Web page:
Our early morning cycling jaunts through rice paddies and Hoi An’s many adjoining islands still linger as favourite memories from this trip. Every morning at 6am, before the heat set in, my son would settle into his bike seat (wearing the Australian bike helmet I’d brought with us) and off we’d go. Most days, we’d head first to the local fruit and vegetable market (thriving at this early hour) and stock up on cheap lychees or mangosteen, which I’d hand to him as we cycled. With time on our side, I let him be the tour guide, choosing which direction we rode and stopping on a whim to walk the narrow paths of the many rice paddies. Daytimes were spent poolside or beachside or shopping (Hoi An is home to more than 400 tailors) before evenings eating or people-watching in the busy UNSECO World Heritage-listed Old Town, or at Hoi An’s famous water puppet show (it’s so good, we went three times).
Even now, as Vietnam continues trending as a travel destination and I consider our return visit to explore areas such as the Mekong Delta or the mountains past Hanoi, my heart says “Hoi An”.
Sue White is the founder of the free Facebook community Kids Who Travel and the website babieswhotravel.com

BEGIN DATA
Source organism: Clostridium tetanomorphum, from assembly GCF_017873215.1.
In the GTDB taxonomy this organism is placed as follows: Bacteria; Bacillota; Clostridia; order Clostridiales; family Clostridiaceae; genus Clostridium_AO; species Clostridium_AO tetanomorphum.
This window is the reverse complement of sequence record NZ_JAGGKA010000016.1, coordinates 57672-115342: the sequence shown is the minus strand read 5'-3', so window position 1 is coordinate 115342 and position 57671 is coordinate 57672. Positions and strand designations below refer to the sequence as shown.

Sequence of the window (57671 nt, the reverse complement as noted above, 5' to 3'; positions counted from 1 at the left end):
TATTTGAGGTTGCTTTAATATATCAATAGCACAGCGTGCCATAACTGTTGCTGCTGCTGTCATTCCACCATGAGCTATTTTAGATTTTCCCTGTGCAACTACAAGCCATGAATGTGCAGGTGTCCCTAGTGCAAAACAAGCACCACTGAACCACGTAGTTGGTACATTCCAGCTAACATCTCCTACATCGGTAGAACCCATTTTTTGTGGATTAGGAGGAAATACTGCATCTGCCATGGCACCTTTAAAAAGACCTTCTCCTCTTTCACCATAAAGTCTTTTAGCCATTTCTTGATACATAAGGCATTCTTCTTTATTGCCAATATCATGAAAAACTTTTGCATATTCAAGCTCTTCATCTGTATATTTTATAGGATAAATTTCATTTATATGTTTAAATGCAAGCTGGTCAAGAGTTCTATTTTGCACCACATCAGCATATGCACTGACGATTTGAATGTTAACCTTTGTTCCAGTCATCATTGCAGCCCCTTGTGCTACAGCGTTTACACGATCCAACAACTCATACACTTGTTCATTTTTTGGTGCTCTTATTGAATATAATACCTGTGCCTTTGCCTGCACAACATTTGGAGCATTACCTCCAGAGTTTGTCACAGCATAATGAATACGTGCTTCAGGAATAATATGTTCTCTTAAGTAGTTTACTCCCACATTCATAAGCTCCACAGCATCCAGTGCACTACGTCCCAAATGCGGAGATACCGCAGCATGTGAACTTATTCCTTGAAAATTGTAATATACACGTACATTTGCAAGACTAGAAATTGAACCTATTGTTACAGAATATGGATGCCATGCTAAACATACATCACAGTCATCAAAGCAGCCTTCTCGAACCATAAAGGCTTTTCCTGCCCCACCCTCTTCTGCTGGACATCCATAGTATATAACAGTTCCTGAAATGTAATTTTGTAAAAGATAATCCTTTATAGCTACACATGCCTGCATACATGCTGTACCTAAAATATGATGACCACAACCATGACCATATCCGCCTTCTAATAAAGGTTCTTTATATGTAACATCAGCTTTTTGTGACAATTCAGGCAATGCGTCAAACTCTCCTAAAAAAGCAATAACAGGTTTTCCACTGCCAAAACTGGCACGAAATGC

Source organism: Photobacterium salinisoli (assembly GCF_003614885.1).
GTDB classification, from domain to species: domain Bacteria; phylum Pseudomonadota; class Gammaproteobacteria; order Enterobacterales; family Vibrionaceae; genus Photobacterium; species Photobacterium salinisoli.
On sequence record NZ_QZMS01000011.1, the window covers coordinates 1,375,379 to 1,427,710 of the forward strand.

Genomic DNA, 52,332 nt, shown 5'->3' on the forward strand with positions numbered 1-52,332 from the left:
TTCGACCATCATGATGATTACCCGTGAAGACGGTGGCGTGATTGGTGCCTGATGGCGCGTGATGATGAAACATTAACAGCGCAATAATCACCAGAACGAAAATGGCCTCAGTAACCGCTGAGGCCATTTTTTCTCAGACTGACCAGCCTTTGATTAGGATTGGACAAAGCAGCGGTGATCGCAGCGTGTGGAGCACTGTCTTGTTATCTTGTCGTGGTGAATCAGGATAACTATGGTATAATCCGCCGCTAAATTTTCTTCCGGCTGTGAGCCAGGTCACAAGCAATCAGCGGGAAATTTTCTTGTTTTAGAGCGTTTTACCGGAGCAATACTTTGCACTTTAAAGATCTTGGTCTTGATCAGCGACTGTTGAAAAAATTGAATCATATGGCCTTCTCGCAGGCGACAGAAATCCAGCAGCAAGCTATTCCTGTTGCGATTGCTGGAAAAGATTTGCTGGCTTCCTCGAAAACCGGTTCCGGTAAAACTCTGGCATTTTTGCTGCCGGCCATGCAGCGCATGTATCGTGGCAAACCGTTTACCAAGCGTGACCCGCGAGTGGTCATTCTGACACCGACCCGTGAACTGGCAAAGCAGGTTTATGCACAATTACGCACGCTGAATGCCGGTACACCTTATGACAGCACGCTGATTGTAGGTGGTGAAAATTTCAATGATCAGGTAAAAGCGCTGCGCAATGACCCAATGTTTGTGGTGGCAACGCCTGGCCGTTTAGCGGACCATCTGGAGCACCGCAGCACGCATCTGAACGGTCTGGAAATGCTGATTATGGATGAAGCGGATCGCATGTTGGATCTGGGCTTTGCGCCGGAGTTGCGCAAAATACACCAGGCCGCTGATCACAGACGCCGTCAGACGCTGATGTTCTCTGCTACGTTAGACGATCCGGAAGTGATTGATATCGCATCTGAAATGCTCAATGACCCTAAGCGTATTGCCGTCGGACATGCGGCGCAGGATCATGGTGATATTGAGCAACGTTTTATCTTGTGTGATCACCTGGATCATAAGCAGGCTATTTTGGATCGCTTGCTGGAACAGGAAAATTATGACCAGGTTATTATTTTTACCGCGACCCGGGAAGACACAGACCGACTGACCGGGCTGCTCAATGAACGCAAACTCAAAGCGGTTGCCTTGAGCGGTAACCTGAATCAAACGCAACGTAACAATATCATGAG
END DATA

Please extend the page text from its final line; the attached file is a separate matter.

I first visited Malta, my mother’s island home, in 2001. As a child who had lived in Australia her entire life, I felt as though I had stepped back in time to what I now identify as the Greco-Roman era. Hopping and jumping along the dusty cobblestoned streets of Mdina became a game for me and my brother (we imagined there was lava in the cracks). My sister and I devoured ice-creams from the sun loungers at Neptunes swimming pool. We felt like such grown-ups, smelling of coconut tanning oil, even though our mother never allowed us to stay in the sun for longer than a few minutes at a time. And we all had our fill of pastizzi – savoury ricotta-filled pastries, though, over there, they were round and more of a shortcrust than puff variety. Stuffat tal-fenek – rabbit stew served with spaghetti pasta – was also a favourite.